Steven Guyenet has started an impressive series on the genetics of obesity. (Things like this are why I’m so grateful that I live in the age of the Internet! It is so wonderful to have access to the best minds on any topic.)
Part I: http://wholehealthsource.blogspot.com/2013/06/the-genetics-of-obesity-part-i.html
In other words, nearly every major aspect of food behavior is strongly impacted by genes*. Other papers from the same study showed that genes have a strong influence on the amount of food it takes to feel full, how likely it is that the sensation of fullness will terminate a meal, the perception of palatability, how much influence palatability has on calorie intake, cognitive dietary restraint, and almost every other measurable characteristic.
Part II: http://wholehealthsource.blogspot.com/2013/07/the-genetics-of-obesity-part-ii.html#more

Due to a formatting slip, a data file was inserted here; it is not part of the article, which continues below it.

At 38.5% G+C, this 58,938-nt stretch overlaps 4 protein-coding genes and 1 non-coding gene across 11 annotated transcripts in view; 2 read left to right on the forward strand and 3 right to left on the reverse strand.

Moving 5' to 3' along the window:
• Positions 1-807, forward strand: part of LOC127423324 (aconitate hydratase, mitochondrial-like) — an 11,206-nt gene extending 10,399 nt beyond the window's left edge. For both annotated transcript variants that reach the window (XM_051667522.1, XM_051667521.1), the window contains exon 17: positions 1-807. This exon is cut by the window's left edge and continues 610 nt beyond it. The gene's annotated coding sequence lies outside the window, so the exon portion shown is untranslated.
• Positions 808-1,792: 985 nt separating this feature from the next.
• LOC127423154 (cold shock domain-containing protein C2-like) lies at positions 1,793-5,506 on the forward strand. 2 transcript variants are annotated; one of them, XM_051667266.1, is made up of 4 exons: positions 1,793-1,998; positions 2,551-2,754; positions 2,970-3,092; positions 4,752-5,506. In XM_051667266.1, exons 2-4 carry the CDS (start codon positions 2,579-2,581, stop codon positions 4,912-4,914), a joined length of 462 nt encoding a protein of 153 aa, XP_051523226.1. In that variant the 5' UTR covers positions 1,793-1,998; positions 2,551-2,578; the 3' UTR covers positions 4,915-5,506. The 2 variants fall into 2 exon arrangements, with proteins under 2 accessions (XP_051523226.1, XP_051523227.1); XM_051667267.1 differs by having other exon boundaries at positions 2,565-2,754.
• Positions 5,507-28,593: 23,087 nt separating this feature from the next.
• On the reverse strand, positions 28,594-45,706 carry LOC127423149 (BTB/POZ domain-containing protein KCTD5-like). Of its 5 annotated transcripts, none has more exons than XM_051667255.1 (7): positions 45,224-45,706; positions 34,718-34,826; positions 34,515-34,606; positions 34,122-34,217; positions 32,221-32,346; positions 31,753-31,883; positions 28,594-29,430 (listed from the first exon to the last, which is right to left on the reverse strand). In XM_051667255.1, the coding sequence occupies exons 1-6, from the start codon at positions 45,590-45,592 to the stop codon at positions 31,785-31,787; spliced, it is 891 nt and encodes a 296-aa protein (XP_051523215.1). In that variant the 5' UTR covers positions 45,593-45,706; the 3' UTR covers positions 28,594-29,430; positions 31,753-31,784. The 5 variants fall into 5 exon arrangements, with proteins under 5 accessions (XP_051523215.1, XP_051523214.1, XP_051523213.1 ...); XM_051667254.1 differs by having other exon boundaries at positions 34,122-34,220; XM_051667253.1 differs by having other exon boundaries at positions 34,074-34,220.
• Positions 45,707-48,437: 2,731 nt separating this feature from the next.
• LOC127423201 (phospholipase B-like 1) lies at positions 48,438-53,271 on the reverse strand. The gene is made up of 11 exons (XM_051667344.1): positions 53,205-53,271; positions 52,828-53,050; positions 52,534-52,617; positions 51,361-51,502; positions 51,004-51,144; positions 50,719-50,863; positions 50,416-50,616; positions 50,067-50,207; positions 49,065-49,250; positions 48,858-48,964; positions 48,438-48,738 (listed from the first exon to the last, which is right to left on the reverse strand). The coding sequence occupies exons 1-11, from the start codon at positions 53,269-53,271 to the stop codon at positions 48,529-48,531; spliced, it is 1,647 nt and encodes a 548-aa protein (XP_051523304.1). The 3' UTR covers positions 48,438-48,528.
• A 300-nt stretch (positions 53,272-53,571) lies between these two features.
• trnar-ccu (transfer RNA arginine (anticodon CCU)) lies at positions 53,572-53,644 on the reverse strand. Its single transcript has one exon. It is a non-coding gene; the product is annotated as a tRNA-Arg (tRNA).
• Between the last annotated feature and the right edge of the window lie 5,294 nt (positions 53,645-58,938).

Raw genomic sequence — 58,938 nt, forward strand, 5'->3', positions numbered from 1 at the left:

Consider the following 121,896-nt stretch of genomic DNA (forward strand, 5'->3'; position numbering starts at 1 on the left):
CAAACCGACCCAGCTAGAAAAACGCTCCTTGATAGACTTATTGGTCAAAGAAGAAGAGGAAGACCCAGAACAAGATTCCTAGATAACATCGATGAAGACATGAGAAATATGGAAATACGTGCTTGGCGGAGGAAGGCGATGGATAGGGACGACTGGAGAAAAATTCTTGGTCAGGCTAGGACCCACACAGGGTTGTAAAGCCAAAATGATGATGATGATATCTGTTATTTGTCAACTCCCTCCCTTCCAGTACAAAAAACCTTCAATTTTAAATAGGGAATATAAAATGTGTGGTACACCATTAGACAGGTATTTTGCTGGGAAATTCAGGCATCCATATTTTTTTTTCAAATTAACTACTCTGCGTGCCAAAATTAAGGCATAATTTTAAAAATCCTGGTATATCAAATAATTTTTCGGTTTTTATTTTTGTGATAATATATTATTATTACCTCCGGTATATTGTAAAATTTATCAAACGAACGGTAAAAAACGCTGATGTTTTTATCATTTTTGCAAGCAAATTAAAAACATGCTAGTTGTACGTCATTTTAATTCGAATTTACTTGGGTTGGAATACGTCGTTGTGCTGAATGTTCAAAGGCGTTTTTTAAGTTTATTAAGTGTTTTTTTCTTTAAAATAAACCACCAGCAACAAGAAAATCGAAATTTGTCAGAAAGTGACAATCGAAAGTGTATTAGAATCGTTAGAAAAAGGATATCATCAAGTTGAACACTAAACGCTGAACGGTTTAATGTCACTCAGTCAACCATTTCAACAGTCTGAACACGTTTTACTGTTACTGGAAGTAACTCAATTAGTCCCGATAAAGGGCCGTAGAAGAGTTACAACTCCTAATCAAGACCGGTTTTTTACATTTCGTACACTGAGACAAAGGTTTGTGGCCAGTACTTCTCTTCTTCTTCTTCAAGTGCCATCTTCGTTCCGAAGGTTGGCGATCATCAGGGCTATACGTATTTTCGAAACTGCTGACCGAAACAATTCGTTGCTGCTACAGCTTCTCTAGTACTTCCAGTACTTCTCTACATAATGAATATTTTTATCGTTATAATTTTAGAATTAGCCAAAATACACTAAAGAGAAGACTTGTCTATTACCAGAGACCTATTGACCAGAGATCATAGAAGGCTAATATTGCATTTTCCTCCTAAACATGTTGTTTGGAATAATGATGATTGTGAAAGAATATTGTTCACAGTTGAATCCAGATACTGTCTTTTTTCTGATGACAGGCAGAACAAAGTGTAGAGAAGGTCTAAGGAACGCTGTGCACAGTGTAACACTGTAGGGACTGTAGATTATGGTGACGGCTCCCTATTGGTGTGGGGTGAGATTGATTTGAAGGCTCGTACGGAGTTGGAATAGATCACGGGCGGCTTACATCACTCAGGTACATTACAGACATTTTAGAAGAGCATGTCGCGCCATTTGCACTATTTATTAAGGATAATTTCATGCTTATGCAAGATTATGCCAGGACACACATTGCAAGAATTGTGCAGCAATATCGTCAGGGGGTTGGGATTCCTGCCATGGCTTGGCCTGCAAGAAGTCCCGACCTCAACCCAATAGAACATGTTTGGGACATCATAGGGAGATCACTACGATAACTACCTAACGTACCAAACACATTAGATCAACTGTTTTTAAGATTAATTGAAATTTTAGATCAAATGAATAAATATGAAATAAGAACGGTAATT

A good review of the work done on identifying the elements that influence the genetics of obesity. Lots on Leptin studies:
He concludes with:
The genetic data converge powerfully with other fields such as neurobiology, endocrinology, and physiology, together demonstrating conclusively that:
The brain is the main regulator of body fatness.
The brain regulates body fatness in response to internal signals of energy stores, particularly leptin.
Genetic variability in body fatness is likely predominantly determined by genetic differences in brain function, particularly the hypothalamus.
See also the comment by one of the readers of the blog (Ness Clark) saying that:
My daughter is 2 years old and seemingly has unlimited appetite. At 7 weeks old she was almost at the 100th percentile for weight on breast milk. By 6 months old she was well off the charts. I read an article about the MC4R mutation and have wondered since if she has inherited it – her nana on her dads side has been obese since late childhood but also has low blood pressure which apparently fits with this.
It really puts the lie to the idea that if we only were perfectly natural in our habits that no one would be obese. Clearly if an infant can be at the 100th percentile in weight eating only breast milk, there is something going on other than will or natural food sources. I am looking forward to his next piece on why genetics is not necessarily destiny.